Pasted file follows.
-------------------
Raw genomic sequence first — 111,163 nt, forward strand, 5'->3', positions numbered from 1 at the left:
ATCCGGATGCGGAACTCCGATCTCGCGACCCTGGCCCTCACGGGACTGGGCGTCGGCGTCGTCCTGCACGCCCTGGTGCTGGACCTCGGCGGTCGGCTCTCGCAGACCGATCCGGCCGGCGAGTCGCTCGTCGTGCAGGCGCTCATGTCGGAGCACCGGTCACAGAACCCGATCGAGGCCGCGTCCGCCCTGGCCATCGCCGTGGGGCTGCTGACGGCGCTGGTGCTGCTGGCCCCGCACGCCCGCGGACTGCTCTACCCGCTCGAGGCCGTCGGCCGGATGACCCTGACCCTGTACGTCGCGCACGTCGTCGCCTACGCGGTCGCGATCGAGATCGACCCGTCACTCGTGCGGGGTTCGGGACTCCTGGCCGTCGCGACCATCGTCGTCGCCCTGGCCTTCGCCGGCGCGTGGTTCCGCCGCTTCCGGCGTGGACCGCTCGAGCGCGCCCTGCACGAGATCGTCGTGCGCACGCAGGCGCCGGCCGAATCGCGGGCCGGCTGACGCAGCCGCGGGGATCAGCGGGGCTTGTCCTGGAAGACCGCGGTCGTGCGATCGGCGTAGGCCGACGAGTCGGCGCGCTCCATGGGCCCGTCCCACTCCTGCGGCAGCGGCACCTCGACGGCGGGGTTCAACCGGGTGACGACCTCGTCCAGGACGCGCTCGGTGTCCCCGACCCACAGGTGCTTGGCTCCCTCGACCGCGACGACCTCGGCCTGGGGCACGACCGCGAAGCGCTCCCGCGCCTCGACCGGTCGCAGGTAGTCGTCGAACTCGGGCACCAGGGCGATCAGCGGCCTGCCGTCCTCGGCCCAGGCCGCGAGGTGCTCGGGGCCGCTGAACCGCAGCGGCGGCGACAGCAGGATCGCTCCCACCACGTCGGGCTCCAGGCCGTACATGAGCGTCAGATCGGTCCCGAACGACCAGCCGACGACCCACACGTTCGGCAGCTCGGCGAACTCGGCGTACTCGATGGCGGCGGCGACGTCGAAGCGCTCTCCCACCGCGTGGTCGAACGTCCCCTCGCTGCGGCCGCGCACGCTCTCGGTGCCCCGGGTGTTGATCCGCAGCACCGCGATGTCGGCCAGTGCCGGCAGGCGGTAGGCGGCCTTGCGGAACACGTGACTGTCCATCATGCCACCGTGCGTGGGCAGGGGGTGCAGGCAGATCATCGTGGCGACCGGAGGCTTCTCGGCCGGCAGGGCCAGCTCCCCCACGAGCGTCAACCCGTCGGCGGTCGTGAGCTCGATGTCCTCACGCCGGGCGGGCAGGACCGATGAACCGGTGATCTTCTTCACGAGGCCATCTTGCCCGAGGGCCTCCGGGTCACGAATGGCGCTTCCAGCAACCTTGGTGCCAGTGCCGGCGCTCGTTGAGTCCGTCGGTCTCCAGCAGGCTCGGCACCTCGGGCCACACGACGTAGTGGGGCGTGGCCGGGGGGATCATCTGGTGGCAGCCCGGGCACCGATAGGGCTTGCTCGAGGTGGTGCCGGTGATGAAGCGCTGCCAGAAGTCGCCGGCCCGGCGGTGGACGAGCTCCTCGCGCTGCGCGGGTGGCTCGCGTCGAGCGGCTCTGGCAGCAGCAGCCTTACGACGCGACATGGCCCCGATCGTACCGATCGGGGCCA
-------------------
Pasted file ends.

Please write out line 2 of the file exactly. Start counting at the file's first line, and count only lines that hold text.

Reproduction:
ATCCGGATGCGGAACTCCGATCTCGCGACCCTGGCCCTCACGGGACTGGGCGTCGGCGTCGTCCTGCACGCCCTGGTGCTGGACCTCGGCGGTCGGCTCTCGCAGACCGATCCGGCCGGCGAGTCGCTCGTCGTGCAGGCGCTCATGTCGGAGCACCGGTCACAGAACCCGATCGAGGCCGCGTCCGCCCTGGCCATCGCCGTGGGGCTGCTGACGGCGCTGGTGCTGCTGGCCCCGCACGCCCGCGGACTGCTCTACCCGCTCGAGGCCGTCGGCCGGATGACCCTGACCCTGTACGTCGCGCACGTCGTCGCCTACGCGGTCGCGATCGAGATCGACCCGTCACTCGTGCGGGGTTCGGGACTCCTGGCCGTCGCGACCATCGTCGTCGCCCTGGCCTTCGCCGGCGCGTGGTTCCGCCGCTTCCGGCGTGGACCGCTCGAGCGCGCCCTGCACGAGATCGTCGTGCGCACGCAGGCGCCGGCCGAATCGCGGGCCGGCTGACGCAGCCGCGGGGATCAGCGGGGCTTGTCCTGGAAGACCGCGGTCGTGCGATCGGCGTAGGCCGACGAGTCGGCGCGCTCCATGGGCCCGTCCCACTCCTGCGGCAGCGGCACCTCGACGGCGGGGTTCAACCGGGTGACGACCTCGTCCAGGACGCGCTCGGTGTCCCCGACCCACAGGTGCTTGGCTCCCTCGACCGCGACGACCTCGGCCTGGGGCACGACCGCGAAGCGCTCCCGCGCCTCGACCGGTCGCAGGTAGTCGTCGAACTCGGGCACCAGGGCGATCAGCGGCCTGCCGTCCTCGGCCCAGGCCGCGAGGTGCTCGGGGCCGCTGAACCGCAGCGGCGGCGACAGCAGGATCGCTCCCACCACGTCGGGCTCCAGGCCGTACATGAGCGTCAGATCGGTCCCGAACGACCAGCCGACGACCCACACGTTCGGCAGCTCGGCGAACTCGGCGTACTCGATGGCGGCGGCGACGTCGAAGCGCTCTCCCACCGCGTGGTCGAACGTCCCCTCGCTGCGGCCGCGCACGCTCTCGGTGCCCCGGGTGTTGATCCGCAGCACCGCGATGTCGGCCAGTGCCGGCAGGCGGTAGGCGGCCTTGCGGAACACGTGACTGTCCATCATGCCACCGTGCGTGGGCAGGGGGTGCAGGCAGATCATCGTGGCGACCGGAGGCTTCTCGGCCGGCAGGGCCAGCTCCCCCACGAGCGTCAACCCGTCGGCGGTCGTGAGCTCGATGTCCTCACGCCGGGCGGGCAGGACCGATGAACCGGTGATCTTCTTCACGAGGCCATCTTGCCCGAGGGCCTCCGGGTCACGAATGGCGCTTCCAGCAACCTTGGTGCCAGTGCCGGCGCTCGTTGAGTCCGTCGGTCTCCAGCAGGCTCGGCACCTCGGGCCACACGACGTAGTGGGGCGTGGCCGGGGGGATCATCTGGTGGCAGCCCGGGCACCGATAGGGCTTGCTCGAGGTGGTGCCGGTGATGAAGCGCTGCCAGAAGTCGCCGGCCCGGCGGTGGACGAGCTCCTCGCGCTGCGCGGGTGGCTCGCGTCGAGCGGCTCTGGCAGCAGCAGCCTTACGACGCGACATGGCCCCGATCGTACCGATCGGGGCCA